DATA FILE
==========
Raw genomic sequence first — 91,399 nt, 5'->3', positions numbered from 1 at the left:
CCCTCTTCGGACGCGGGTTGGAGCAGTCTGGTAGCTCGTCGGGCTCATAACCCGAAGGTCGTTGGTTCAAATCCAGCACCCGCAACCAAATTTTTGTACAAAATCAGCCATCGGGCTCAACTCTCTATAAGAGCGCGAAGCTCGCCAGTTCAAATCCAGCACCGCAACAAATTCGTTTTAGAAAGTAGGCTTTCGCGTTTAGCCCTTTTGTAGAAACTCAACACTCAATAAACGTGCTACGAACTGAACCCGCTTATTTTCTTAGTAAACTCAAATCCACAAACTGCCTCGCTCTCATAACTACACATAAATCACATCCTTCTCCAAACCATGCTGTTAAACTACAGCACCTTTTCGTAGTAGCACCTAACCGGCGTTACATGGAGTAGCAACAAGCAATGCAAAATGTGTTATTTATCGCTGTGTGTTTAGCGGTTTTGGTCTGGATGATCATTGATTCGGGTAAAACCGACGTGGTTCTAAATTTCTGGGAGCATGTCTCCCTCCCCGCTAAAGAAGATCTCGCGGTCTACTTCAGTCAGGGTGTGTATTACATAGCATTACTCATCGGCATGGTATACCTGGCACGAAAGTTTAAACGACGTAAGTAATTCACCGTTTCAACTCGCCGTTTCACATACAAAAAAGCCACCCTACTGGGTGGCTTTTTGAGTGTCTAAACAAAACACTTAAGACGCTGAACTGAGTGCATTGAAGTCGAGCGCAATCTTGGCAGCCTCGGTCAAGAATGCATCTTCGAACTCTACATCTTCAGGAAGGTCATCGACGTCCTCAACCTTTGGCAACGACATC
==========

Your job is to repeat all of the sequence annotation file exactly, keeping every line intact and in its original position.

Raw genomic sequence first — 91,399 nt, 5'->3', positions numbered from 1 at the left:
CCCTCTTCGGACGCGGGTTGGAGCAGTCTGGTAGCTCGTCGGGCTCATAACCCGAAGGTCGTTGGTTCAAATCCAGCACCCGCAACCAAATTTTTGTACAAAATCAGCCATCGGGCTCAACTCTCTATAAGAGCGCGAAGCTCGCCAGTTCAAATCCAGCACCGCAACAAATTCGTTTTAGAAAGTAGGCTTTCGCGTTTAGCCCTTTTGTAGAAACTCAACACTCAATAAACGTGCTACGAACTGAACCCGCTTATTTTCTTAGTAAACTCAAATCCACAAACTGCCTCGCTCTCATAACTACACATAAATCACATCCTTCTCCAAACCATGCTGTTAAACTACAGCACCTTTTCGTAGTAGCACCTAACCGGCGTTACATGGAGTAGCAACAAGCAATGCAAAATGTGTTATTTATCGCTGTGTGTTTAGCGGTTTTGGTCTGGATGATCATTGATTCGGGTAAAACCGACGTGGTTCTAAATTTCTGGGAGCATGTCTCCCTCCCCGCTAAAGAAGATCTCGCGGTCTACTTCAGTCAGGGTGTGTATTACATAGCATTACTCATCGGCATGGTATACCTGGCACGAAAGTTTAAACGACGTAAGTAATTCACCGTTTCAACTCGCCGTTTCACATACAAAAAAGCCACCCTACTGGGTGGCTTTTTGAGTGTCTAAACAAAACACTTAAGACGCTGAACTGAGTGCATTGAAGTCGAGCGCAATCTTGGCAGCCTCGGTCAAGAATGCATCTTCGAACTCTACATCTTCAGGAAGGTCATCGACGTCCTCAACCTTTGGCAACGACATC